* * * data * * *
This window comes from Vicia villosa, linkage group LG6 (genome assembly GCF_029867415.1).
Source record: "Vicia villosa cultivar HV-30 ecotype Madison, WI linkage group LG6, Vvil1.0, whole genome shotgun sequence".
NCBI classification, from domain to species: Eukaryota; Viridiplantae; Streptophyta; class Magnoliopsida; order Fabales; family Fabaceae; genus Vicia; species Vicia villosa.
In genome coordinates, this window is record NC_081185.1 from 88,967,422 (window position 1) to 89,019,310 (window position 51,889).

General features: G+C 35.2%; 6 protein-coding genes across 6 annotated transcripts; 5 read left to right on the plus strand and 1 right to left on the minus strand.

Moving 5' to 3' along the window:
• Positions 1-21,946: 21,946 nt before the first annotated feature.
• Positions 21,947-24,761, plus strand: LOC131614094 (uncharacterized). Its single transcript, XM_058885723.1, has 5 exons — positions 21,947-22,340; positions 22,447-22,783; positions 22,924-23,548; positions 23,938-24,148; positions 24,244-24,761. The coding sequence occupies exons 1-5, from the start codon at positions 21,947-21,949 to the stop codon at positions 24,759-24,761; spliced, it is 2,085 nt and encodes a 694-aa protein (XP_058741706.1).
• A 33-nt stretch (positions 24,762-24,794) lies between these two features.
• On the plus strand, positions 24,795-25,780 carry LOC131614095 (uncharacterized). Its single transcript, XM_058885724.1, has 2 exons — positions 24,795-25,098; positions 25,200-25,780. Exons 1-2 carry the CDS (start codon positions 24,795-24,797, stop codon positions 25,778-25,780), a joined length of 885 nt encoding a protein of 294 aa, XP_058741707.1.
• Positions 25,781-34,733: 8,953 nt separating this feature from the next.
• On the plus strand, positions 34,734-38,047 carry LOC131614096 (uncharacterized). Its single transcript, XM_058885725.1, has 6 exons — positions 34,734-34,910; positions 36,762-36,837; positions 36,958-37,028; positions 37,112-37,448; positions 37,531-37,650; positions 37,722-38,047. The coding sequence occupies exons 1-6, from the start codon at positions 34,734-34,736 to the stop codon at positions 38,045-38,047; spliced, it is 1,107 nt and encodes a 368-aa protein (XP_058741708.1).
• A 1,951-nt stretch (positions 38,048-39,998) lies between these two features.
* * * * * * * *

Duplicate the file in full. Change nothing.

This window comes from Vicia villosa, linkage group LG6 (genome assembly GCF_029867415.1).
Source record: "Vicia villosa cultivar HV-30 ecotype Madison, WI linkage group LG6, Vvil1.0, whole genome shotgun sequence".
NCBI classification, from domain to species: Eukaryota; Viridiplantae; Streptophyta; class Magnoliopsida; order Fabales; family Fabaceae; genus Vicia; species Vicia villosa.
In genome coordinates, this window is record NC_081185.1 from 88,967,422 (window position 1) to 89,019,310 (window position 51,889).

General features: G+C 35.2%; 6 protein-coding genes across 6 annotated transcripts; 5 read left to right on the plus strand and 1 right to left on the minus strand.

Moving 5' to 3' along the window:
• Positions 1-21,946: 21,946 nt before the first annotated feature.
• Positions 21,947-24,761, plus strand: LOC131614094 (uncharacterized). Its single transcript, XM_058885723.1, has 5 exons — positions 21,947-22,340; positions 22,447-22,783; positions 22,924-23,548; positions 23,938-24,148; positions 24,244-24,761. The coding sequence occupies exons 1-5, from the start codon at positions 21,947-21,949 to the stop codon at positions 24,759-24,761; spliced, it is 2,085 nt and encodes a 694-aa protein (XP_058741706.1).
• A 33-nt stretch (positions 24,762-24,794) lies between these two features.
• On the plus strand, positions 24,795-25,780 carry LOC131614095 (uncharacterized). Its single transcript, XM_058885724.1, has 2 exons — positions 24,795-25,098; positions 25,200-25,780. Exons 1-2 carry the CDS (start codon positions 24,795-24,797, stop codon positions 25,778-25,780), a joined length of 885 nt encoding a protein of 294 aa, XP_058741707.1.
• Positions 25,781-34,733: 8,953 nt separating this feature from the next.
• On the plus strand, positions 34,734-38,047 carry LOC131614096 (uncharacterized). Its single transcript, XM_058885725.1, has 6 exons — positions 34,734-34,910; positions 36,762-36,837; positions 36,958-37,028; positions 37,112-37,448; positions 37,531-37,650; positions 37,722-38,047. The coding sequence occupies exons 1-6, from the start codon at positions 34,734-34,736 to the stop codon at positions 38,045-38,047; spliced, it is 1,107 nt and encodes a 368-aa protein (XP_058741708.1).
• A 1,951-nt stretch (positions 38,048-39,998) lies between these two features.